No. 16 Georgia Tech falters late against No. 3 Louisville

Georgia Tech forward Lorela Cubaj led the Yellow Jackets with 13 points and 16 rebounds in a 50-48 loss to Louisville Jan. 2, 2022 at McCamish Pavilion. (Danny Karnik/Georgia Tech Athletics)

caption arrowCaption
Georgia Tech forward Lorela Cubaj led the Yellow Jackets with 13 points and 16 rebounds in a 50-48 loss to Louisville Jan. 2, 2022 at McCamish Pavilion. (Danny Karnik/Georgia Tech Athletics)

A statement win was in Georgia Tech’s grasp – a second win over a top-three team behind a standout performance by forward Lorela Cubaj. The Yellow Jackets were managing it with a severely shortened roster, no less.

However, ahead by five points with two minutes remaining, the No. 16 Yellow Jackets were unable to close out No. 3 Louisville and absorbed a 50-48 loss Sunday at McCamish Pavilion.

“We had ‘em on the ropes,” Tech coach Nell Fortner said. “I thought we did everything we could to beat them (Sunday). Down the stretch, they played like the No. 2 team in the country and took advantage of some of things that we didn’t react to fast enough. But we’ll learn from it.”

Louisville forward Emily Engstler’s drive to the basket from the elbow cleared by a defensive breakdown gave the Cardinals their final 50-48 lead with 3.3 seconds remaining, and Tech guard Lotta-Maj Lahtinen’s desperation shot from just part halfcourt as time expired was off target. Engstler’s basket gave Louisville its first lead since early in the third quarter, the closing score in a game-ending 8-1 run for the Cardinals after Cubaj’s jump hook had given the Jackets a 47-42 lead with 2:56 to play.

Tech (10-3 overall, 1-1 ACC) turned the ball over on its next three possessions to give the Cardinals life. Louisville (12-1, 2-0) turned two of them into four points, and then the Jackets could produce a single point – a Cubaj free throw – on its final three possessions. Playing before an announced crowd of 1,918, Tech finished the game with a season-high 22 turnovers, nine over its season average.

In their bid for a second win over a top-three team (Louisville is No. 3 in the Associated Press poll and No. 2 in the coaches poll) following their Dec. 9 upset of then-No. 3 Connecticut, the Jackets continued their defensive mastery in holding Louisville to its lowest point total since the 2017-18 season. Tech, which entered the game No. 1 in Division I in scoring defense and third in field goal percentage defense, led 11-3 after the first quarter, holding the Cardinals to 1-for-12 shooting with six turnovers.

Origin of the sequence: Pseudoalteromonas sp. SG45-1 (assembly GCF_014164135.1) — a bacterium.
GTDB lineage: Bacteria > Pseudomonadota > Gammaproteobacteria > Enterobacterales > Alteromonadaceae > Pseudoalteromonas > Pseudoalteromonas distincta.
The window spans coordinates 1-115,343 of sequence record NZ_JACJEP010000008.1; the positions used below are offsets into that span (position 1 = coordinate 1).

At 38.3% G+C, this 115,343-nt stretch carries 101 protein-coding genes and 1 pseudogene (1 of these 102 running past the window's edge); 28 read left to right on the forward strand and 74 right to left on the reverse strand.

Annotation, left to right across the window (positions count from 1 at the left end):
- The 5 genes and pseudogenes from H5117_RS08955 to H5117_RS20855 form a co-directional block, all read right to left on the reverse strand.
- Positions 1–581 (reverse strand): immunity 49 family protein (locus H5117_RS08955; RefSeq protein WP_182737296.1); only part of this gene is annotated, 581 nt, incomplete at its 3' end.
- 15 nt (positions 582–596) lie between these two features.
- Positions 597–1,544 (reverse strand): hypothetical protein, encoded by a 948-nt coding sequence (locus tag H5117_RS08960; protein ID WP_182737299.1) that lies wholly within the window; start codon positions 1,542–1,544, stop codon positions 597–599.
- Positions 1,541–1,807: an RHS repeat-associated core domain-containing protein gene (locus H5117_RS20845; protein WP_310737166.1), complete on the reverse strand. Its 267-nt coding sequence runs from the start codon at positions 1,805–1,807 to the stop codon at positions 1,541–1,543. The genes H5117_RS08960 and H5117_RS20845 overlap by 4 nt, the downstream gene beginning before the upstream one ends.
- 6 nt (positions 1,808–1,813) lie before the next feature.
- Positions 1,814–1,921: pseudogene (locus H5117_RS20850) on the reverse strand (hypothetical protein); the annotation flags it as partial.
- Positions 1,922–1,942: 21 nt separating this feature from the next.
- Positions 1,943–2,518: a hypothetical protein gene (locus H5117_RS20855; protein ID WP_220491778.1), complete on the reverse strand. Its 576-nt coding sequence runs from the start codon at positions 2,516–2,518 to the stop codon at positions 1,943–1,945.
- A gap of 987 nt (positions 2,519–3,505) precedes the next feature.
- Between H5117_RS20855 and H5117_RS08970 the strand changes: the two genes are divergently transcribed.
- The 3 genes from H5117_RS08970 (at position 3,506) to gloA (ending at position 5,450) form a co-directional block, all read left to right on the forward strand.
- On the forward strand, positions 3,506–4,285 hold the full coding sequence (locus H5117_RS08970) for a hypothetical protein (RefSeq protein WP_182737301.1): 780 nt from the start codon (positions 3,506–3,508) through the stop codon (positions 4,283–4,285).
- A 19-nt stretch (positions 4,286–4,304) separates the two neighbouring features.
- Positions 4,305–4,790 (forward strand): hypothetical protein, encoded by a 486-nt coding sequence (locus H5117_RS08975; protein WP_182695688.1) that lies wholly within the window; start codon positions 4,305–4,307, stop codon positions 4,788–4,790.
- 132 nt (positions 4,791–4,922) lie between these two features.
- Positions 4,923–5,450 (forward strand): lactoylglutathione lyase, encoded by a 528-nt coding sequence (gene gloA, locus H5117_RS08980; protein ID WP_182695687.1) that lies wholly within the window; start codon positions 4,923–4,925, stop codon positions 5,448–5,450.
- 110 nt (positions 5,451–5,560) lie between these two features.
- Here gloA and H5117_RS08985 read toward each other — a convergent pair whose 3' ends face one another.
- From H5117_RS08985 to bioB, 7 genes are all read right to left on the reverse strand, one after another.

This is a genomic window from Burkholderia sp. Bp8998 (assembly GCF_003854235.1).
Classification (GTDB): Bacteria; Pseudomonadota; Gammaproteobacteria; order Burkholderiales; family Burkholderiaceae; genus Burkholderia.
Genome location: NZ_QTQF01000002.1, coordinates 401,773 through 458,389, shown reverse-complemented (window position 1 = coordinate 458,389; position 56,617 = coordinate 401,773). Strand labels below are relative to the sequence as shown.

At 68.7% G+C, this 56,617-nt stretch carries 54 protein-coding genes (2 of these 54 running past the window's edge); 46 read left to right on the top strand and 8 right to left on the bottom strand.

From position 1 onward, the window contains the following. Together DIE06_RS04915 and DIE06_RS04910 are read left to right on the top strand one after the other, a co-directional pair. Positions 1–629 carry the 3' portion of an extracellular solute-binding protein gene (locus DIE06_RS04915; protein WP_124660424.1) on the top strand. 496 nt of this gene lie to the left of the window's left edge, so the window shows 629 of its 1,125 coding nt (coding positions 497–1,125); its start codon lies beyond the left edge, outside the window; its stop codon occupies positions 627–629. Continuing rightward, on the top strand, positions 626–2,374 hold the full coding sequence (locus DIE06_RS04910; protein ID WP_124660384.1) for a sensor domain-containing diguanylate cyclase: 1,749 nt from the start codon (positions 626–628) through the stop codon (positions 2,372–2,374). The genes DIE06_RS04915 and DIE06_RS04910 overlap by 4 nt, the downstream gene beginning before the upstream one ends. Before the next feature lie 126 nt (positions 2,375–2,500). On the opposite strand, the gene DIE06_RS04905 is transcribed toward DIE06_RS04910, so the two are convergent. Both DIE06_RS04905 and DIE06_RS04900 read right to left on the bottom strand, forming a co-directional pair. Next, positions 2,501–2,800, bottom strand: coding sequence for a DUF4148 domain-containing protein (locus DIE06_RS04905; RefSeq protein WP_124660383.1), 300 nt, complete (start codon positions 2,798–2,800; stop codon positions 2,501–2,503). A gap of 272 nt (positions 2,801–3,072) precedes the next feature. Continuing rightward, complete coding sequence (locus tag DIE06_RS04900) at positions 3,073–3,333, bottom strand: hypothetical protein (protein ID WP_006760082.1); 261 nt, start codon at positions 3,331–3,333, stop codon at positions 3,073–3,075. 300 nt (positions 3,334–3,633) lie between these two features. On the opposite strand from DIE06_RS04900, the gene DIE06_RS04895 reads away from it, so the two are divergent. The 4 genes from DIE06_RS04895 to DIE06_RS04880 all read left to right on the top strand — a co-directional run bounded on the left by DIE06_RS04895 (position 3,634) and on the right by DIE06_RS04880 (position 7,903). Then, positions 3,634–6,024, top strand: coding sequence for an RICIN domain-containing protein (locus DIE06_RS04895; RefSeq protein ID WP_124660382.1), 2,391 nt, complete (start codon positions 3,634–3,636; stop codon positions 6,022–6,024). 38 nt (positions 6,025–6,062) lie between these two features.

A win would have propelled the Jackets higher in the polls, given Tech a third win over a ranked team and further established their credentials as a power player.

“I thought we really did some good things for the majority of the day, for about 38 minutes,” Fortner said. “And then there were two minutes that sunk us.”

Lahtinen turned the ball over an uncharacteristic eight times, tying a career high she established in the first game of her freshman season. Louisville had success forcing turnovers by double teaming Lahtinen and inducing errant passes.

“She didn’t have many windows of opportunity (Sunday) to score or get downhill,” Fortner said. “She competed hard, and we’ll try to work on some options. If anybody else tries to do that to us, we’ll be ready for it.”

It didn’t help that Lahtinen’s backup, Sarah Bates, was one of four Jackets players declared unavailable for the game, the other three due to health and safety protocol.

With seven available scholarship players (and no walk-ons), Tech met the ACC’s minimum to be able to play a game. From a competitive perspective, the Jackets were fortunate in that their starting five was intact, but two of Fortner’s primary subs, guards Elizabete Bulane and Bates, were both out. Fortner called Bates’ absence a big difference.

“We can get by with everywhere else, but a point guard is a point guard,” she said. “That’s a different spot on the floor. But no excuses. We’re not making any excuses. We had our opportunity (Sunday) and it just slipped away from us there at the end.”

Four starters played 37 minutes or more.

“We had some tired kids on the floor,” Fortner said.

Cubaj was one of them, as she played all but 43 seconds of the game and finished with 16 rebounds, 12 points, five assists and two steals against five turnovers. Her influence was all over the game, perhaps most exemplified in a 2:09 sequence in the third quarter. In that span, she blocked a shot and dribbled upcourt to feed forward Digna Strautmane for a 3-pointer, thwarted three more Louisville possessions with a rebound, a challenge of a 3-point shot and the induction of a travel, drew a foul on the dribble and helped draw another with a pass to center Nerea Hermosa.

“Lo’s one of the best players in the country,” Fortner said. “She’s having a heck of a year. Maybe offensively she hadn’t shown what she did (Sunday), but she was really locked in. I was proud of her effort (Sunday).”

About the Author

Editors' Picks